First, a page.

(6 minutes reading time)
Question of the day (I)
Let’s introduce a new type of post category: “Question of the Day”. Typically I will address questions – and my take on the answers – raised in conversations I have which could be of interest for others as well.
Earlier this week I spoke to an old friend who had just returned from a business trip to the USA to discuss various business development opportunities on two sides of the big point. He was wondering why certain types of innovation are typically initiated in the USA and not in the EU (or ROW). He pointed at PayPal as an example. Whether this a factual truce or only his impression is up for debate.
I think I understand where his question is coming from and at first glance would agree to the gut feel expressed with this question that the conditions in the EU for innovation especially in payments are less favourable. But once you start thinking about it various inroads are possible:
Thesis 1: “The USA is more innovative then EU in general”
Much can be said on the vibrance of the USA society as compared with the ageing EU. It seems an acceptable generalization that the attitude to innovation and towards accumulating knowledge is embedded differently in these societies. But if we could measure – and define – innovation in a meaningful sense my feel is that the gap is less big as many suspect in real world terms.
That said starting up companies, getting it financed and being able to attract the most talented people to new, hence risk prone, companies is more easy in the USA and this creates a much better growing bed for startups. This is a very visible development.
Thesis 2: “The USA is more innovative then EU in payments”
If the measure of innovation is the amount of initiatives in payments then this thesis is easily accepted. But innovation for innovations sake is not what we are after. It is all about the results. How many of all the initiatives have come to any meaningful fruition?
I think an on-line payment service like iDeal (on-line payments integrated with customers on-line banking) is a pretty good example of a plain but very effective on-line payments method. Not flashy innovation but real customer and merchant benefits in on-line payments all the same.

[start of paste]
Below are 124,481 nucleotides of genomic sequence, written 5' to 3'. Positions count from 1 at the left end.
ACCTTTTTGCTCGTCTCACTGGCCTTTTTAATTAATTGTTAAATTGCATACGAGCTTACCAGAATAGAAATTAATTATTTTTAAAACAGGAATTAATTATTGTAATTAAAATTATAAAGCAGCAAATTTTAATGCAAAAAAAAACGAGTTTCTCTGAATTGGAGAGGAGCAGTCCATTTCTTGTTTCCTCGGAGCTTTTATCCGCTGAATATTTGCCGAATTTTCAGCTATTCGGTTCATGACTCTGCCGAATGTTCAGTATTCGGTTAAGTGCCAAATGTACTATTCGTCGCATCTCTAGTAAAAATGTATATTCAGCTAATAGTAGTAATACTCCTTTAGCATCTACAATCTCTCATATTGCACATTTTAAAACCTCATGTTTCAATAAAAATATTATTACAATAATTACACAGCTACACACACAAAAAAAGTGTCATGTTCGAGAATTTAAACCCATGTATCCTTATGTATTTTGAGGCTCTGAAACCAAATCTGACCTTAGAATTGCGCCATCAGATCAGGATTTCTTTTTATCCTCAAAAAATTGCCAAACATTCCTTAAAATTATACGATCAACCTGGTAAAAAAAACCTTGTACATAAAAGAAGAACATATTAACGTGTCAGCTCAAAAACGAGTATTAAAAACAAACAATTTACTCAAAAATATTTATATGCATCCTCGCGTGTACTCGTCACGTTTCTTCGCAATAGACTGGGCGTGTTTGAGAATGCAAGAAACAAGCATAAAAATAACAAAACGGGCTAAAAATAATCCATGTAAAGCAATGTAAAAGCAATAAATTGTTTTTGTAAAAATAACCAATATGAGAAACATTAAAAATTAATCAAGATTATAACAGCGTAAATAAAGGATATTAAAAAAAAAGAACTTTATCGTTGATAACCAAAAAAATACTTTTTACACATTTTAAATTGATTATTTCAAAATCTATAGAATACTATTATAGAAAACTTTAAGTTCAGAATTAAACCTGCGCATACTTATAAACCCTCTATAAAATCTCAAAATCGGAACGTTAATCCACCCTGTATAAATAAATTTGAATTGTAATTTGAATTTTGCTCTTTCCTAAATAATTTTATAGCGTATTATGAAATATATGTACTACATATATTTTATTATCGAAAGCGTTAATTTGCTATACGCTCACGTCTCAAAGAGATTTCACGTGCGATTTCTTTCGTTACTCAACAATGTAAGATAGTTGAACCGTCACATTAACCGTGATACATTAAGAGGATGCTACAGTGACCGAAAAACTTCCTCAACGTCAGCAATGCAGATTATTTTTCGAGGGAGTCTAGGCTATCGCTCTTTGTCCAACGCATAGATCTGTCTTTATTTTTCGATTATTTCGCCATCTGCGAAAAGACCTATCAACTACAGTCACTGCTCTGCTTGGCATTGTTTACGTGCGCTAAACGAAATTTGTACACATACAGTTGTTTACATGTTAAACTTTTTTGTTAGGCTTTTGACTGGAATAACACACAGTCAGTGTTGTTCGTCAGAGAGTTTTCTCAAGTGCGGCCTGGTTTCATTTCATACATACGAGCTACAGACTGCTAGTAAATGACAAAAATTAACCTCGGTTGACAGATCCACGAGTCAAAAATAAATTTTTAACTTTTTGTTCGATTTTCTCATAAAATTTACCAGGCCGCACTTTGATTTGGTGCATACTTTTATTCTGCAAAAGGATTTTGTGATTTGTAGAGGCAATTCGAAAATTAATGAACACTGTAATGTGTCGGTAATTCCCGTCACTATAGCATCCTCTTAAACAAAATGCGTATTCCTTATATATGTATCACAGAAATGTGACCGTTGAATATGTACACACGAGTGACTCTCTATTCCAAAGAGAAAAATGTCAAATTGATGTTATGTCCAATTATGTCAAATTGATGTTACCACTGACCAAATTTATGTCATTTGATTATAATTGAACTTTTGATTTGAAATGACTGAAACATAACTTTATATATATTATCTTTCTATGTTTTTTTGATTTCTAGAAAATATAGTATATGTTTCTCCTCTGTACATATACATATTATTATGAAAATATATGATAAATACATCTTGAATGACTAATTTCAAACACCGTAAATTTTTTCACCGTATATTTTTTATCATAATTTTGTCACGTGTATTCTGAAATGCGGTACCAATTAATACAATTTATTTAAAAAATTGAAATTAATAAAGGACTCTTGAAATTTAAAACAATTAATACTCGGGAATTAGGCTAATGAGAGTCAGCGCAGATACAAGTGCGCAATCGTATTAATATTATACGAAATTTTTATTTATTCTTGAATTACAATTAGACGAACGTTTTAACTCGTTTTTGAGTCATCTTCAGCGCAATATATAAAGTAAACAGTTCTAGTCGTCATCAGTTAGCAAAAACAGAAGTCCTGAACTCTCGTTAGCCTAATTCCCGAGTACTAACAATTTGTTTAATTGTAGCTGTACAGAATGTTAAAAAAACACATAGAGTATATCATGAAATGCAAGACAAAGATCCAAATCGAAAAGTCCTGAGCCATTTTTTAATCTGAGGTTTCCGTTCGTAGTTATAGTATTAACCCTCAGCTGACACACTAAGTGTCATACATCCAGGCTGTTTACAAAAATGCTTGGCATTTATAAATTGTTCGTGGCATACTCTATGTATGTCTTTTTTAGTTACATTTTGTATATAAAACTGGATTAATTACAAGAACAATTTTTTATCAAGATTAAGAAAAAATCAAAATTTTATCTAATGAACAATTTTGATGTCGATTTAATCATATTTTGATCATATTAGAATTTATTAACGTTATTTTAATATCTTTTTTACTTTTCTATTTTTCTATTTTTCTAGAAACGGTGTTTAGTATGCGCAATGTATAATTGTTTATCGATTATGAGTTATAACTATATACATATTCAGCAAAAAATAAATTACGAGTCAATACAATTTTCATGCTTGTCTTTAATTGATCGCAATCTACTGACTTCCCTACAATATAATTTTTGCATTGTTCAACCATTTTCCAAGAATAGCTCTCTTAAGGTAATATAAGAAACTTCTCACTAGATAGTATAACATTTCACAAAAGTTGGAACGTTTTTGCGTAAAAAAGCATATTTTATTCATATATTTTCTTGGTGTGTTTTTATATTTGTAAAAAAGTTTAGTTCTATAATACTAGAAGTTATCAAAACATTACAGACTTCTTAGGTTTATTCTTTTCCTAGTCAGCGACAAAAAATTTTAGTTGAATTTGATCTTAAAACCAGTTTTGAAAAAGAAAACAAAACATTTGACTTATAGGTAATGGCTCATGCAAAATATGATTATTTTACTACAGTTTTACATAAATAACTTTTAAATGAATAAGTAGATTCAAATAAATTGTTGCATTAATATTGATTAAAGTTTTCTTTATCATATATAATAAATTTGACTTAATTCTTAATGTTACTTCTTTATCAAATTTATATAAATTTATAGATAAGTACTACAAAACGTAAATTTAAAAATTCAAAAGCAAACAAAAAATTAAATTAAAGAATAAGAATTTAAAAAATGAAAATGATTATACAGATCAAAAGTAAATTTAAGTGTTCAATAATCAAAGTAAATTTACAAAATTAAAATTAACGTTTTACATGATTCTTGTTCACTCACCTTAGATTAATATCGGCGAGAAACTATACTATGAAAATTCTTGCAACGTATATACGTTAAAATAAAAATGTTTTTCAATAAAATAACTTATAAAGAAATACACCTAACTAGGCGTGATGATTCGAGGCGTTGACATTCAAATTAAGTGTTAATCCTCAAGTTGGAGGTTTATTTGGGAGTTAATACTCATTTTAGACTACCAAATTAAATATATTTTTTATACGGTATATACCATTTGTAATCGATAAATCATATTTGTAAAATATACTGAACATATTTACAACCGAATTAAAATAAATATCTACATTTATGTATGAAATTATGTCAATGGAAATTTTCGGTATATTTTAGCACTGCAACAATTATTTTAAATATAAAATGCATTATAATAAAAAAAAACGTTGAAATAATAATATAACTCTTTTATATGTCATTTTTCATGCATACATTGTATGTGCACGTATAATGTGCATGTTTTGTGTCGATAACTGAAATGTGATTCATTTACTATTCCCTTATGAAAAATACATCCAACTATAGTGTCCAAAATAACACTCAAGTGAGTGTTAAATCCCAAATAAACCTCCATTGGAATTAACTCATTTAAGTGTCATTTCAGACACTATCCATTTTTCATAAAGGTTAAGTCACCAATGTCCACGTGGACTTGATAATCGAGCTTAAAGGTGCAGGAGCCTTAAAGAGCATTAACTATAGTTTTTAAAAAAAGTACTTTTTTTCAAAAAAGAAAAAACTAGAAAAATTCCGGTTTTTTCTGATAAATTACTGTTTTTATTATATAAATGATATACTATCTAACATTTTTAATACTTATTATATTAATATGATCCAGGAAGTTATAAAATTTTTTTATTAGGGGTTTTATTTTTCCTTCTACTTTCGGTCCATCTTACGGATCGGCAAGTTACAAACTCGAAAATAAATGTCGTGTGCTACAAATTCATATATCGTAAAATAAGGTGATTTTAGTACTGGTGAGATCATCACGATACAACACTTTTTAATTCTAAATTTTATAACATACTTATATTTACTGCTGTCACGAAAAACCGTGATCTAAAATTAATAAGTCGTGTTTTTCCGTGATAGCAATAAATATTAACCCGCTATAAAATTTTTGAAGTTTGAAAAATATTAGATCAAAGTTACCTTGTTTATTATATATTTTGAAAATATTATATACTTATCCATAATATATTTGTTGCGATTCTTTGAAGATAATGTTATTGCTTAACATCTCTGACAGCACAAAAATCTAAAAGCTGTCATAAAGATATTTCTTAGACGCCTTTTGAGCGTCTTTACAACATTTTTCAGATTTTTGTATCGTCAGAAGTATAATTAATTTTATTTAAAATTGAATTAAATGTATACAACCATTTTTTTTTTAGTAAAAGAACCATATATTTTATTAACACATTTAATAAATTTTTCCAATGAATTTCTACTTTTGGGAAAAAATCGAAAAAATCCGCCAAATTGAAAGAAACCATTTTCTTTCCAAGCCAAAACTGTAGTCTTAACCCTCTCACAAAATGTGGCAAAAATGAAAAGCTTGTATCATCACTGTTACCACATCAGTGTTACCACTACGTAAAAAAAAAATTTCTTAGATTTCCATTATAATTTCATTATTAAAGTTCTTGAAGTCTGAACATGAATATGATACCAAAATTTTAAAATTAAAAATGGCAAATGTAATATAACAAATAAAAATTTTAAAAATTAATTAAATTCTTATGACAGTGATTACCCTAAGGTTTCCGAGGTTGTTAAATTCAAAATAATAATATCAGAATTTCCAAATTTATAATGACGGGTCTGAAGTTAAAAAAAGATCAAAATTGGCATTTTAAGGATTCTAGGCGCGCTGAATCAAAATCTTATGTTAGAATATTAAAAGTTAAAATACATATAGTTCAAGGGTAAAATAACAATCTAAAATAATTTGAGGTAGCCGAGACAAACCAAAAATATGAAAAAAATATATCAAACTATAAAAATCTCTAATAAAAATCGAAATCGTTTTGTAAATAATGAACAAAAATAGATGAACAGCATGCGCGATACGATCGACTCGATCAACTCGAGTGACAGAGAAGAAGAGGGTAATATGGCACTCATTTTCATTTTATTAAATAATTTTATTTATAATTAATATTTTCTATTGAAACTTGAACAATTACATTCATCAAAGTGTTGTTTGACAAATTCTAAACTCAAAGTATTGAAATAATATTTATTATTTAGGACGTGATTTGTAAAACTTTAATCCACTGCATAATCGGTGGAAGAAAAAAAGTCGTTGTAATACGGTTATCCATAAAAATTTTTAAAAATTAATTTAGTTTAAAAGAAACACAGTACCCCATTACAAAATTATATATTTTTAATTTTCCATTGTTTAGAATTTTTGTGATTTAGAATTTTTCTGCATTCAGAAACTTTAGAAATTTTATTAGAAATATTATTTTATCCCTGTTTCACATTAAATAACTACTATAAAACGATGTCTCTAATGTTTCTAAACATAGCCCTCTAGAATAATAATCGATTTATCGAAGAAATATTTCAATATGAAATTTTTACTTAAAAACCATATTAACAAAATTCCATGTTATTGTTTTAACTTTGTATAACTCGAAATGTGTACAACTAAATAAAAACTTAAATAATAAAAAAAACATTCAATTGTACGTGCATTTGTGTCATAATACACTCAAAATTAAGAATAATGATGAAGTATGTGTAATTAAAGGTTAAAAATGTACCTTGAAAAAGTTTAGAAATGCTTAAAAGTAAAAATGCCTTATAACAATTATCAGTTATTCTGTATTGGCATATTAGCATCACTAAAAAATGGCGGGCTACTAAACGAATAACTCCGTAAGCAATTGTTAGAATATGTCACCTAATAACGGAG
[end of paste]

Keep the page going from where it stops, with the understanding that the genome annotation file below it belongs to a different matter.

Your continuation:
Implicitly it is taken for granted that “more innovation” will also – almost automatically – result in superior and more advanced services. Looking at the payments practice this does not seem to be the case.
Thesis 3: “The payments landscapes of the USA and EU are intrinsically different”
Often it is forgotten that the USA markets have differences with other markets. Innovations which are important game changers in the USA are pretty useless in the EU.
Example Square. To create a dongle for phones and tablets to make POS terminals out of them is a disruptive development. But not in the EU: not using “swipe” any more but use EMV chip-cards. Just a silly example, but the differences are not only technological but also found in infrastructure, regulations, user preferences, payments value chain lock in, standardization etc. etc.
Thesis 4: “There is more need to be more innovative in the USA then in the EU for payments”
A real driver for innovation is the urge to solve a persisting problem. If debit card schemes are arranged for on a national basis (one card can be used everywhere!), are low cost for all involved (while comparatively less profitable then credit cards for banks and payment processors!) what would then be the advantage for both payer and payee of “payments innovation”; read fragmentation? What will Coin – just forget that they are swipe based also – have to offer for people who actually only have one or two payment cards in their wallet anyway?